Coming from a model 3 owner that purchased when they were $60K and the Fed subsidy was down to $3500 and no state subsidy. Not the smartest guy in the room, but it’s worked out well for us.

          We also invested in solar and battery storage in the rut, lower fed gimme, and state bump. But like the US, we had the capital at the time to invest and it worked out well. We now produce enough energy to charge our car and provide the energy required for the other three properties of our circle.

          Progress is often about the opportunities we can create by taking action.

      • Escierto says:

        Most of the population of the US does not believe there is a connection between man made pollution and climate change. Their motto is back to the Middle Ages!

        • Debt-Free-Bubba says:

          Howdy Escierto. More and more people believe Govern ment can solve more and more problems. It can t.

        • Sean Shasta says:

          @DFB: The Government is not an organic entity. It takes on the qualities of the people it represents. If more “dysfunctional” people vote and more knowledgeable people stay away from voting, the government will be dysfunctional as well.

          “Government can’t solve things” is an illogical position.

          We cannot do away with the government, so the only option is to vote in a government that can do reasonably good things and stay away from doing bad things.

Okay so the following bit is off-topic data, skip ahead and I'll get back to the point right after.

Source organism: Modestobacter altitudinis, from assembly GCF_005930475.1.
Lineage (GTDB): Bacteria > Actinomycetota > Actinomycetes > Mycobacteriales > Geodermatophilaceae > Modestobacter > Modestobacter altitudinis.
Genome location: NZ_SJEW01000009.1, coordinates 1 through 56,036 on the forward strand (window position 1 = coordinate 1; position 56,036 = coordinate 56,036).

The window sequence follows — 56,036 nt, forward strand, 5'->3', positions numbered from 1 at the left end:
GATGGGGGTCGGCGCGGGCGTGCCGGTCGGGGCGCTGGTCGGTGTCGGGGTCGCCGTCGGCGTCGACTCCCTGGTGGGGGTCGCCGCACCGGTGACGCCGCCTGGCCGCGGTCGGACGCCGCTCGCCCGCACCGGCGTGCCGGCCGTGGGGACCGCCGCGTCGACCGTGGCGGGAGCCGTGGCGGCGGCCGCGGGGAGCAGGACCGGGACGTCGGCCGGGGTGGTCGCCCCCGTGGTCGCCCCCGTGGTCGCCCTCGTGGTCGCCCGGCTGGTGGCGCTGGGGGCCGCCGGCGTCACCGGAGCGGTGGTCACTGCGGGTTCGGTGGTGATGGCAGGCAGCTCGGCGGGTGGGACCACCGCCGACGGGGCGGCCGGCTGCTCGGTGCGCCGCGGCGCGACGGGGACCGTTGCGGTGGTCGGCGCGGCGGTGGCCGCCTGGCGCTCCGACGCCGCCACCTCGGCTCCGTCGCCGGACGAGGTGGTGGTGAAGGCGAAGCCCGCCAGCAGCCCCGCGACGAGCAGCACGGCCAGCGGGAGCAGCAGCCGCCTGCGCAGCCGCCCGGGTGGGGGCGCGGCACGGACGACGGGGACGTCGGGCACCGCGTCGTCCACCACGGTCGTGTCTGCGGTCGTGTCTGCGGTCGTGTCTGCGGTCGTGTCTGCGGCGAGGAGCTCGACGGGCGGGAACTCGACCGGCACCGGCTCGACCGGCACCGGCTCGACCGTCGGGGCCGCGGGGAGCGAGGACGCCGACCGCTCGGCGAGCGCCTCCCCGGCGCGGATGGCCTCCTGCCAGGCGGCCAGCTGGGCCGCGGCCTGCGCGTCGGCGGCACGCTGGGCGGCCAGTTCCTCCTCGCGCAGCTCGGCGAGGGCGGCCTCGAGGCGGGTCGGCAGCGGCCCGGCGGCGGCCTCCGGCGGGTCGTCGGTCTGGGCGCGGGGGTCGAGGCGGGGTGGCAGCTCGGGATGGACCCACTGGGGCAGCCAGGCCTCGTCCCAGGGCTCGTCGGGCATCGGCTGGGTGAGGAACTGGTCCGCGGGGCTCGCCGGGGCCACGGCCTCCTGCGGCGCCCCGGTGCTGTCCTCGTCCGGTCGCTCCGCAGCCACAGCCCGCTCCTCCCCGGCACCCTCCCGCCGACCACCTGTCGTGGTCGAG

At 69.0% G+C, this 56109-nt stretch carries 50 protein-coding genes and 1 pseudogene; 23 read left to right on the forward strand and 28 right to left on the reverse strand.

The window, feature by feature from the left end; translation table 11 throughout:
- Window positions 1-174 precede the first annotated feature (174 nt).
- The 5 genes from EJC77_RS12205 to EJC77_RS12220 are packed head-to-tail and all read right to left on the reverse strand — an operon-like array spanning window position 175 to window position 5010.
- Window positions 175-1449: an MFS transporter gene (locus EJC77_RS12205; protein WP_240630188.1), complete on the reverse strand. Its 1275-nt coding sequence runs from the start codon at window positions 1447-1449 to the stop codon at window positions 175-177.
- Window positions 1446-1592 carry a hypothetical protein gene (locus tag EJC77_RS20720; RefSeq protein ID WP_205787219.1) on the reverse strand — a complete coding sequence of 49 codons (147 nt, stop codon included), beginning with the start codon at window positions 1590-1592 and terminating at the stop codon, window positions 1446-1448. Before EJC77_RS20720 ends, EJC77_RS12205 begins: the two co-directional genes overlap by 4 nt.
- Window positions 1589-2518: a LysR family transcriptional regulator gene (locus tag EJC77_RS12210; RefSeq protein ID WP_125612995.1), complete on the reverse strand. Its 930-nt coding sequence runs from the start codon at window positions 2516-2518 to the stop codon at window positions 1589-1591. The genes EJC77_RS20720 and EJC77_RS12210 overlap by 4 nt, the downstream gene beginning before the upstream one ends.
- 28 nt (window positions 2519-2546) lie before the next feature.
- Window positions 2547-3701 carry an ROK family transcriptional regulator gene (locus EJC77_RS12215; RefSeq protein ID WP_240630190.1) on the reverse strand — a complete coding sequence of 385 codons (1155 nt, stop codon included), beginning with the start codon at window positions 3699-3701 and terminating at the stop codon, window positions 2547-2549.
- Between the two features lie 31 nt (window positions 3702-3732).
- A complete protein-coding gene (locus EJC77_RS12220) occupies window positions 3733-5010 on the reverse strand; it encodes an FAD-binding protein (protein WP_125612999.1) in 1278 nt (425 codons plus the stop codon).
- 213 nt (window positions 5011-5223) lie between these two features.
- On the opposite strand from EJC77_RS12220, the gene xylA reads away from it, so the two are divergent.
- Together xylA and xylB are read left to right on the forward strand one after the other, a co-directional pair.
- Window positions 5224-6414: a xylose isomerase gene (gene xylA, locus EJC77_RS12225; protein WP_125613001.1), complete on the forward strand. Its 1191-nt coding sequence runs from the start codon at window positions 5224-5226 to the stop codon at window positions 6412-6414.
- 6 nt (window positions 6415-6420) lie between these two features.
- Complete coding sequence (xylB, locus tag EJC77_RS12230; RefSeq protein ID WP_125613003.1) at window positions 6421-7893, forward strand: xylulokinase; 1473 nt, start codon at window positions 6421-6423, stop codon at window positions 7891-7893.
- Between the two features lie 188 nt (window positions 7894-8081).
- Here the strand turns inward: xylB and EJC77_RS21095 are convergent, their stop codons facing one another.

• Matt B says:

          There is actually more public consensus on climate change than people realize.

          According to a CNN survey from last December, asking “How much responsibility do you think humanity has to try to reduce climate change?” The response “a great deal” was selected by 77% of Democrats, 42% of Republicans, and 61% overall.

      • The Struggler says:

        “Clean” is relative and in the eye of the beholder. I live in Colorado with a messy and storied mining history. We can ignore the metals industry as we’re politically keeping it far from sight.

        I also saw an article about the “emissions” of EVs from increased tire wear and other chemical emissions being “1800X more” than the ICE tailpipe. I didn’t RTGDFA and I am not confident in our ability for environmental impact assessment:

        Unintended consequences are inevitable in human action!

        • Guerre de nom says:

          There are lots of types of emissions. Tire particulate is bad for the local environment, but does not cause global warming, which is the more existential crisis

        • The Struggler says:

          Guerre de nom

          We have no idea what causes the climate to change. Everyone is convinced it’s CO2 (only?).

          Volcanic or solar events can affect us much more rapidly and dramatically than we think.

          The problem with tire rubber is that it’s spread throughout the environment. It’s the source of microplastics in the uninhabited antarctic.

          Brakes were the other thing cited in the report….

          Also, there’s environmental groups calling the report BS.

          I have no idea. Innovation will always continue, despite all opposition, for better or worse!

        • Wolf Richter says:

          ALL vehicles shed tire particles and brake-pad particles. Claiming that EVs shed more than ICE vehicles is bullshit. They shed less because of regen braking.

      • MM says:

        “We need clean energy and clean vehicles.”

        The most environmentally-friendly thing you can do is drive your existing car as long as possible. Buying a new car is always worse for the environment.